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Ubuntu Hardware Linux Games

Linux-Friendly Mini PC Fast Enough For Steam Games 93

Posted by Soulskill
from the tiny-penguins-with-hats dept.
crookedvulture writes "Barebones mini PCs have been around for a while, and the latest one from Zotac is pretty unique. For $270, the Zbox ID42 offers a Sandy Bridge CPU, a discrete GeForce graphics processor, and all the integrated I/O and networking you'd expect from a modern PC. You have to add your own memory, hard drive, and operating system, but the latter shouldn't cost you a dime. The Zbox works well with not only Windows, but also Linux. Ubuntu even recognizes the included remote, which can be used to wake up the system, control XBMC, and navigate Steam's Big Picture interface. Team Fortress 2 for Linux is actually playable, albeit at a relatively low resolution and detail level. The hardware seems better suited to casual games. Zotac also makes a Plus version of the Zbox that comes bundled with RAM and a hard drive, but it costs an extra $130, and you can get much better components if you add them yourself. The user-friendly chassis makes filling out the system a trivial undertaking."
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Linux-Friendly Mini PC Fast Enough For Steam Games

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  • by Anonymous Coward on Wednesday February 06, 2013 @07:11PM (#42814905)

    Your problem is Ubuntu, not the hardware. I also have a Zotax box, and all distros I've tried except Ubuntu work great. Ubuntu works like crap unless you remove the stupid desktop texturing and Unity.

  • Re:smoothfirewall (Score:4, Interesting)

    by kenh (9056) on Wednesday February 06, 2013 @08:20PM (#42815563) Homepage Journal

    This is really a $300-400 problem? You could do much better with a Foxconn barebones ($130), []4 Gig of DDR3 RAM ($25) [] and a $30 add-in gigabit card [] and a hard drive ($50) [] - all in for about $235.

    Of course, this is an atom-based system, but you won't be paying a premium for a discrete graphics feature you won't use.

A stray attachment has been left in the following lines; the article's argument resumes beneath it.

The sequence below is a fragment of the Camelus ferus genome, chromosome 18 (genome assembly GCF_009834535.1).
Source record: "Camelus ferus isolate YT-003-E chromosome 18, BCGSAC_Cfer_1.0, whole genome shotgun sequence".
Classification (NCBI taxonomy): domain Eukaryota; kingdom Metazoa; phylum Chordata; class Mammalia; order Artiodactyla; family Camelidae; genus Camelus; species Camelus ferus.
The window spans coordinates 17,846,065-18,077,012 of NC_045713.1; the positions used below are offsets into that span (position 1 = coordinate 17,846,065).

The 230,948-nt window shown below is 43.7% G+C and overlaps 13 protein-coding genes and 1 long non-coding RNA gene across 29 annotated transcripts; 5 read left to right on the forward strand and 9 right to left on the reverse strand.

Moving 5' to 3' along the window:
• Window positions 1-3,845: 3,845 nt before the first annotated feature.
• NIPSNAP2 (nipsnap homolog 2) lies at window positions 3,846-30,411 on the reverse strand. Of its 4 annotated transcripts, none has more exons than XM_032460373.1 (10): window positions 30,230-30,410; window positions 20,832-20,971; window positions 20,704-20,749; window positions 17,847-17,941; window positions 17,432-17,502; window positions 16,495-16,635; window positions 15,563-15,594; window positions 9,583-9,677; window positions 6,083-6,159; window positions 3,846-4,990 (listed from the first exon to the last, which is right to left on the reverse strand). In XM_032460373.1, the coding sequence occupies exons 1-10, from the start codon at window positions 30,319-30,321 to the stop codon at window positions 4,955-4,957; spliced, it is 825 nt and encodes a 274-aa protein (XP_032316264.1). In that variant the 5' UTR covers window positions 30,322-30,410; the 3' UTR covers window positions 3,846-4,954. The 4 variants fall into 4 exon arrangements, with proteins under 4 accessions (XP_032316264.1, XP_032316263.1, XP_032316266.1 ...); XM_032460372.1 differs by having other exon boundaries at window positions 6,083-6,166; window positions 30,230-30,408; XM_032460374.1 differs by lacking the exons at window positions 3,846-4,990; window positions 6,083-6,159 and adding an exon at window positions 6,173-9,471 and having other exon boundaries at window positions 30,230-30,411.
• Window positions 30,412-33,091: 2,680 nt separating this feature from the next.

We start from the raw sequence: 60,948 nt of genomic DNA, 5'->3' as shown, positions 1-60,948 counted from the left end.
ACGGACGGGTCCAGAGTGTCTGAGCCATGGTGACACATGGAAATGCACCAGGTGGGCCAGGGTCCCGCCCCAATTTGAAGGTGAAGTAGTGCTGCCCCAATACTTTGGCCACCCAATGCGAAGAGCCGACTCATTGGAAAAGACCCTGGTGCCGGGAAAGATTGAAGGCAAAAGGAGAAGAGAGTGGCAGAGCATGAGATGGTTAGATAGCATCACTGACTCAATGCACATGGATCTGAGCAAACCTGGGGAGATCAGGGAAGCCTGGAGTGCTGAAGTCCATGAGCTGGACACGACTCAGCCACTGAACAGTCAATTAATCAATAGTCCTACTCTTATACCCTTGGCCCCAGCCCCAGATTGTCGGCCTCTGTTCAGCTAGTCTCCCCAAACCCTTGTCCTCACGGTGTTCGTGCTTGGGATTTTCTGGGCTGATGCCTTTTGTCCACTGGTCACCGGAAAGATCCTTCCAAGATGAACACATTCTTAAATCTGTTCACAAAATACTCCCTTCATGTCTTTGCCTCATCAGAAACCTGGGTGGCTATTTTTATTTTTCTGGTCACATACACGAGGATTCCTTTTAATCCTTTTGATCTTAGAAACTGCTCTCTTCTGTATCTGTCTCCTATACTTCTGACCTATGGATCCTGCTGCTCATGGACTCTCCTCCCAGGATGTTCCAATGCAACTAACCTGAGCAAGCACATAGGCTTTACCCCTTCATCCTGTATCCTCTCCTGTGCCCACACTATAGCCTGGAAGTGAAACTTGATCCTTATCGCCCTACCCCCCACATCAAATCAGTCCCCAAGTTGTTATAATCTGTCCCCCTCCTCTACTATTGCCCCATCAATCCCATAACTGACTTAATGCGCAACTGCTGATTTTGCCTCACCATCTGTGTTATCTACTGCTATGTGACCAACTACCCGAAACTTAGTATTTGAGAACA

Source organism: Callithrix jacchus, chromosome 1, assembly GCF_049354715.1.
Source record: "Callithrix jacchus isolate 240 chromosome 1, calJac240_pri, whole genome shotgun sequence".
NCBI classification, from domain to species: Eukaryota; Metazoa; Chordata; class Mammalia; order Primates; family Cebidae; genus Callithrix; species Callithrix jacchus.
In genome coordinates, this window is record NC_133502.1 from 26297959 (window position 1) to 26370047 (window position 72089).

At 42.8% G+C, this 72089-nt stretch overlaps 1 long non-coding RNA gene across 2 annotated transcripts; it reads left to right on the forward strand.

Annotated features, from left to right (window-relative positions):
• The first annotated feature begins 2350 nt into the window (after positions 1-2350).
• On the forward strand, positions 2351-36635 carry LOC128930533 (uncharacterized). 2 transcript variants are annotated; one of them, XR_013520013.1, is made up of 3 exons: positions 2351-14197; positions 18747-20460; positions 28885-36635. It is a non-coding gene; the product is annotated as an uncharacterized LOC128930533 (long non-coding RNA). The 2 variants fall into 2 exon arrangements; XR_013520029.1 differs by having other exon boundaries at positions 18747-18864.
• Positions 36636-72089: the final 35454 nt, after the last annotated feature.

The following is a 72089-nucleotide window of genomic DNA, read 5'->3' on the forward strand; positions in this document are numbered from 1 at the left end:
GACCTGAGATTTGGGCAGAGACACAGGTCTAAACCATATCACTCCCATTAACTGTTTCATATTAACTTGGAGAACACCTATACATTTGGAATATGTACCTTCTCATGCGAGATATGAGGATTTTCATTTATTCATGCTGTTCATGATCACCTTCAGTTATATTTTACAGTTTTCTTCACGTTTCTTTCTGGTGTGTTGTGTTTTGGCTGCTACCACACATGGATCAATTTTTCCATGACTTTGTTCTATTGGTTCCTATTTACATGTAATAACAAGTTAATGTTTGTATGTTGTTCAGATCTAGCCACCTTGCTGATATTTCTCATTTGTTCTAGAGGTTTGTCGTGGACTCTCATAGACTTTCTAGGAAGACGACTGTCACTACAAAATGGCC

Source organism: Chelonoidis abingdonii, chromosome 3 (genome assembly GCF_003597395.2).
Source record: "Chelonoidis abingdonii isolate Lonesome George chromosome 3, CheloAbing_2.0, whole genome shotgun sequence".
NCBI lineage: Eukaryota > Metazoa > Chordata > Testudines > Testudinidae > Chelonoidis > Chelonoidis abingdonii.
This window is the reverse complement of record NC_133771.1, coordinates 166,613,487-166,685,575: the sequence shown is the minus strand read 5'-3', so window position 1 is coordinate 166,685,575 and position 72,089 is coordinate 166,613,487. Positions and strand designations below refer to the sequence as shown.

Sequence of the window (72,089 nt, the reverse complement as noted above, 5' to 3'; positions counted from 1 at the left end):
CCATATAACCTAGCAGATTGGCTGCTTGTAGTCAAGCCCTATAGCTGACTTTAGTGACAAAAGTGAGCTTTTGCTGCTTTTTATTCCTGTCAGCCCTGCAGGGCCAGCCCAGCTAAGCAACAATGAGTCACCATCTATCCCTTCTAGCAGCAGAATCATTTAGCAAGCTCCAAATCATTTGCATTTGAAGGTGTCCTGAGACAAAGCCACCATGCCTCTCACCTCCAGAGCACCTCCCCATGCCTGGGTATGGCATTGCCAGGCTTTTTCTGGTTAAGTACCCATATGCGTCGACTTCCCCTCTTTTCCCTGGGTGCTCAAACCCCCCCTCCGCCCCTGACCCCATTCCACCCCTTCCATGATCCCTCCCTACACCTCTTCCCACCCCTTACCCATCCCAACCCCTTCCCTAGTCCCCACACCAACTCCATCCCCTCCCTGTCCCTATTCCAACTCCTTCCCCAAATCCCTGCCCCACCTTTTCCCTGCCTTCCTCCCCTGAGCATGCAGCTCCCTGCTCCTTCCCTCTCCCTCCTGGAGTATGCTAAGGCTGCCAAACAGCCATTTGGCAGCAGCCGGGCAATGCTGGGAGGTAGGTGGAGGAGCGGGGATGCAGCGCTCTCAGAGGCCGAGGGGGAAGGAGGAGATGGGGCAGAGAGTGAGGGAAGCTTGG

• by ntropia (939502) on Thursday February 07, 2013 @03:49AM (#42817973)
    I still feel a bit of sore, so I'll chip in the discussion.
    Few months ago I read several good reviews about the Zboxes as HTPC, so I bought one, together with 4Gb of RAM and a 160Gb SSD. The GPU was a ION and no, there were no chances to have a decent XBMC experience nor playing 720i videos (1080p? don't even think about it) without having very unpleasant "hiccups" here and there in the playback. Forget about any online streaming with more than 360p resolution (average YouTube videos were enough to put the thing on its knees). No, desktop effects were not on the way (i.e. barebone XFCE). It shouldn't have been a surprise, since it was sporting a crappy Atom D525 processor 1.8GHz, and I blame myself for having bought the positive reviews despite the terrible hardware specs.
    After two frustrating weeks of tweaking trying to squeeze more juice out of it (Xorg.conf, VDPAU, Nvidia drivers...), I've sent it back and with pretty much the same amount of money, I've tried one of the cheap solutions I've found on the XBCM forum [].
    I got a i3@3.1GHz machine that's able to run smoothly Black Mesa, SteelStorm and TF2.
    The box slashvertized here has a Celeron 847 instead of the Atom, but CPU performances are equally poor [], so don't even think about games (or at least nothing more complex than Gchess).

    The rather trivial moral of the story is that if you want a powerful machine you should buy one, and not waste your time with toy computers.
    Be wise with your money and never look back.

Given its constituency, the only thing I expect to be "open" about [the Open Software Foundation] is its mouth. -- John Gilmore